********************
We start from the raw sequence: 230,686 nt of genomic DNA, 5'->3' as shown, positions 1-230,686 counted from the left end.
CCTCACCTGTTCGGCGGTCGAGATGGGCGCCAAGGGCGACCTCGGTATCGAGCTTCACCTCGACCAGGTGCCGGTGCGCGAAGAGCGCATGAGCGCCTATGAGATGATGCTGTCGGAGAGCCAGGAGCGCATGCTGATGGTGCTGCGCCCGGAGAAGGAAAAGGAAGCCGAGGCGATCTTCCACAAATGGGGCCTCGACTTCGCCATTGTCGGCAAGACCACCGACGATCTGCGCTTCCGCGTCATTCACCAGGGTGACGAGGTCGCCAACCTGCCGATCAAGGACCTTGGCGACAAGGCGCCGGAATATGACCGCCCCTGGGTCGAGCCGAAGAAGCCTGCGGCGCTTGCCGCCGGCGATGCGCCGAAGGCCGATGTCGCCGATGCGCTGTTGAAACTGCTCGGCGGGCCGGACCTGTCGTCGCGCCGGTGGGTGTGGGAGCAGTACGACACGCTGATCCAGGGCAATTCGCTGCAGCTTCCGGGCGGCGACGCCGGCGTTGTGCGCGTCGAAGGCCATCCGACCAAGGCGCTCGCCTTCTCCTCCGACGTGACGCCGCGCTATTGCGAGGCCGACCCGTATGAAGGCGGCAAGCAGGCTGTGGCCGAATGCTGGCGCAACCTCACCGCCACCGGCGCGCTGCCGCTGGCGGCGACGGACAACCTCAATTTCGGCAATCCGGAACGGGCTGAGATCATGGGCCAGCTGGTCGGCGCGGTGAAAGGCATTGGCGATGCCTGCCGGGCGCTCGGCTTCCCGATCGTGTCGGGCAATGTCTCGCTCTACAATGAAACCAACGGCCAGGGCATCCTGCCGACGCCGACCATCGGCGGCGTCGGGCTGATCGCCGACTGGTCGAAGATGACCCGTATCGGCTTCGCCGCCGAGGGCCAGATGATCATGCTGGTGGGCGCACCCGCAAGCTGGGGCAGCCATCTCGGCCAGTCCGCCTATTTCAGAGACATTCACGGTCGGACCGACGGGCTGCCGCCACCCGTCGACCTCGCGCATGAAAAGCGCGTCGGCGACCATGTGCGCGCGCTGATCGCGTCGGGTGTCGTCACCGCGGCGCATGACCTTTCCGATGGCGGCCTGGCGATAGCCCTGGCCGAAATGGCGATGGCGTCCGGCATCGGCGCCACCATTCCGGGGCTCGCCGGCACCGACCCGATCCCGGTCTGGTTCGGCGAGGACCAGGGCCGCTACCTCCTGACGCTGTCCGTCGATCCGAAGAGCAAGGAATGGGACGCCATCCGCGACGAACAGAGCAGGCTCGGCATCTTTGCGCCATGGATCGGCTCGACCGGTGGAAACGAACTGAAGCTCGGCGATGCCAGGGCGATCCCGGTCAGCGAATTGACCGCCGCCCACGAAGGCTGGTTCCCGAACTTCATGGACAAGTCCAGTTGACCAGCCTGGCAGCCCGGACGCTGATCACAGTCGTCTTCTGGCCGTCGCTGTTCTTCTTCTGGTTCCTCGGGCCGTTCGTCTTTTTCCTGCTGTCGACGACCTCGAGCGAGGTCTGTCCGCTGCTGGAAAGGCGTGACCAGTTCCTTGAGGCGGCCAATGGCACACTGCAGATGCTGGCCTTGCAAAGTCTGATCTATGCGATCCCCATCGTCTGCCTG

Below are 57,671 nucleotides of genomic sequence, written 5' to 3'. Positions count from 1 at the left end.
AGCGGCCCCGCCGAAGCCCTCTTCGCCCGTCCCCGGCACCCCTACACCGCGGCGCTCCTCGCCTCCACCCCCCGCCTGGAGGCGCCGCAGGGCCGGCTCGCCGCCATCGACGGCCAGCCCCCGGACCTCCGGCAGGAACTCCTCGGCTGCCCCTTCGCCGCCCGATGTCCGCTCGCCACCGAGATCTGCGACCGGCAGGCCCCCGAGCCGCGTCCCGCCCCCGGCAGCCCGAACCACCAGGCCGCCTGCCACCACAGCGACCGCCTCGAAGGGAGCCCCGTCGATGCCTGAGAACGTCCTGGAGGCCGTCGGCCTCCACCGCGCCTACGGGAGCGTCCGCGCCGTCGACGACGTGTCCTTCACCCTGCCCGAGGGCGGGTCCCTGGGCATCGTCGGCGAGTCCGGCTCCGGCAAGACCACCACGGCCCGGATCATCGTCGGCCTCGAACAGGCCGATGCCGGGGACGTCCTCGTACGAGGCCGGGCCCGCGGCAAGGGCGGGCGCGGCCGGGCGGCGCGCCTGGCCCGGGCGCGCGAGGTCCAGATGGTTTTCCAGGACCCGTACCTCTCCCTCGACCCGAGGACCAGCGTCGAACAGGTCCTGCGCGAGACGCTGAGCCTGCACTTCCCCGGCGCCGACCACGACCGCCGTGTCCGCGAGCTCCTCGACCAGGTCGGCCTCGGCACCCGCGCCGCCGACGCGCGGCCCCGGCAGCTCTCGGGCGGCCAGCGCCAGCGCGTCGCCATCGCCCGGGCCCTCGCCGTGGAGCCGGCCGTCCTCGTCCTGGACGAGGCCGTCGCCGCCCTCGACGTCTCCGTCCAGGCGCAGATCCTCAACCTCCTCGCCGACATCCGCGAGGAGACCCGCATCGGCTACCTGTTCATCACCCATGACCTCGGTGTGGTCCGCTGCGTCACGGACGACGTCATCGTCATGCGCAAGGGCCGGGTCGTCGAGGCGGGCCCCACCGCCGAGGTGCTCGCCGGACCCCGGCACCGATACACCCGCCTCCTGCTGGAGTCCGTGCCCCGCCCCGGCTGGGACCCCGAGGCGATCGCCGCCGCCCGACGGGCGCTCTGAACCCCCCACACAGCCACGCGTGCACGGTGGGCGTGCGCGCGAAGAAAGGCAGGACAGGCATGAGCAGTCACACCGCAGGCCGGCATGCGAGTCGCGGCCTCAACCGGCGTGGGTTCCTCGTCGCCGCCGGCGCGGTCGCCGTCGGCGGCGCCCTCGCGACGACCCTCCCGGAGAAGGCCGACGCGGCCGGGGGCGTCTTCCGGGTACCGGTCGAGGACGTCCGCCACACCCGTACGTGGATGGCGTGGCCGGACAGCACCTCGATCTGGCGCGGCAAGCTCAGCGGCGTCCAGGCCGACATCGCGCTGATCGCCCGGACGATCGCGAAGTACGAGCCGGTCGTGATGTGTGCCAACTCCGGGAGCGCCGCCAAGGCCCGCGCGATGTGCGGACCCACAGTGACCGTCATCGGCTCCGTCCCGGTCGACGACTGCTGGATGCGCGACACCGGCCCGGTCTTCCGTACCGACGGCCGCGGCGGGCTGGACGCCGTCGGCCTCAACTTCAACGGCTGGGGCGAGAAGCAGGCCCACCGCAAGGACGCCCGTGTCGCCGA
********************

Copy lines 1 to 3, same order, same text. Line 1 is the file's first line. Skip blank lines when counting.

We start from the raw sequence: 230,686 nt of genomic DNA, 5'->3' as shown, positions 1-230,686 counted from the left end.
CCTCACCTGTTCGGCGGTCGAGATGGGCGCCAAGGGCGACCTCGGTATCGAGCTTCACCTCGACCAGGTGCCGGTGCGCGAAGAGCGCATGAGCGCCTATGAGATGATGCTGTCGGAGAGCCAGGAGCGCATGCTGATGGTGCTGCGCCCGGAGAAGGAAAAGGAAGCCGAGGCGATCTTCCACAAATGGGGCCTCGACTTCGCCATTGTCGGCAAGACCACCGACGATCTGCGCTTCCGCGTCATTCACCAGGGTGACGAGGTCGCCAACCTGCCGATCAAGGACCTTGGCGACAAGGCGCCGGAATATGACCGCCCCTGGGTCGAGCCGAAGAAGCCTGCGGCGCTTGCCGCCGGCGATGCGCCGAAGGCCGATGTCGCCGATGCGCTGTTGAAACTGCTCGGCGGGCCGGACCTGTCGTCGCGCCGGTGGGTGTGGGAGCAGTACGACACGCTGATCCAGGGCAATTCGCTGCAGCTTCCGGGCGGCGACGCCGGCGTTGTGCGCGTCGAAGGCCATCCGACCAAGGCGCTCGCCTTCTCCTCCGACGTGACGCCGCGCTATTGCGAGGCCGACCCGTATGAAGGCGGCAAGCAGGCTGTGGCCGAATGCTGGCGCAACCTCACCGCCACCGGCGCGCTGCCGCTGGCGGCGACGGACAACCTCAATTTCGGCAATCCGGAACGGGCTGAGATCATGGGCCAGCTGGTCGGCGCGGTGAAAGGCATTGGCGATGCCTGCCGGGCGCTCGGCTTCCCGATCGTGTCGGGCAATGTCTCGCTCTACAATGAAACCAACGGCCAGGGCATCCTGCCGACGCCGACCATCGGCGGCGTCGGGCTGATCGCCGACTGGTCGAAGATGACCCGTATCGGCTTCGCCGCCGAGGGCCAGATGATCATGCTGGTGGGCGCACCCGCAAGCTGGGGCAGCCATCTCGGCCAGTCCGCCTATTTCAGAGACATTCACGGTCGGACCGACGGGCTGCCGCCACCCGTCGACCTCGCGCATGAAAAGCGCGTCGGCGACCATGTGCGCGCGCTGATCGCGTCGGGTGTCGTCACCGCGGCGCATGACCTTTCCGATGGCGGCCTGGCGATAGCCCTGGCCGAAATGGCGATGGCGTCCGGCATCGGCGCCACCATTCCGGGGCTCGCCGGCACCGACCCGATCCCGGTCTGGTTCGGCGAGGACCAGGGCCGCTACCTCCTGACGCTGTCCGTCGATCCGAAGAGCAAGGAATGGGACGCCATCCGCGACGAACAGAGCAGGCTCGGCATCTTTGCGCCATGGATCGGCTCGACCGGTGGAAACGAACTGAAGCTCGGCGATGCCAGGGCGATCCCGGTCAGCGAATTGACCGCCGCCCACGAAGGCTGGTTCCCGAACTTCATGGACAAGTCCAGTTGACCAGCCTGGCAGCCCGGACGCTGATCACAGTCGTCTTCTGGCCGTCGCTGTTCTTCTTCTGGTTCCTCGGGCCGTTCGTCTTTTTCCTGCTGTCGACGACCTCGAGCGAGGTCTGTCCGCTGCTGGAAAGGCGTGACCAGTTCCTTGAGGCGGCCAATGGCACACTGCAGATGCTGGCCTTGCAAAGTCTGATCTATGCGATCCCCATCGTCTGCCTG

Below are 57,671 nucleotides of genomic sequence, written 5' to 3'. Positions count from 1 at the left end.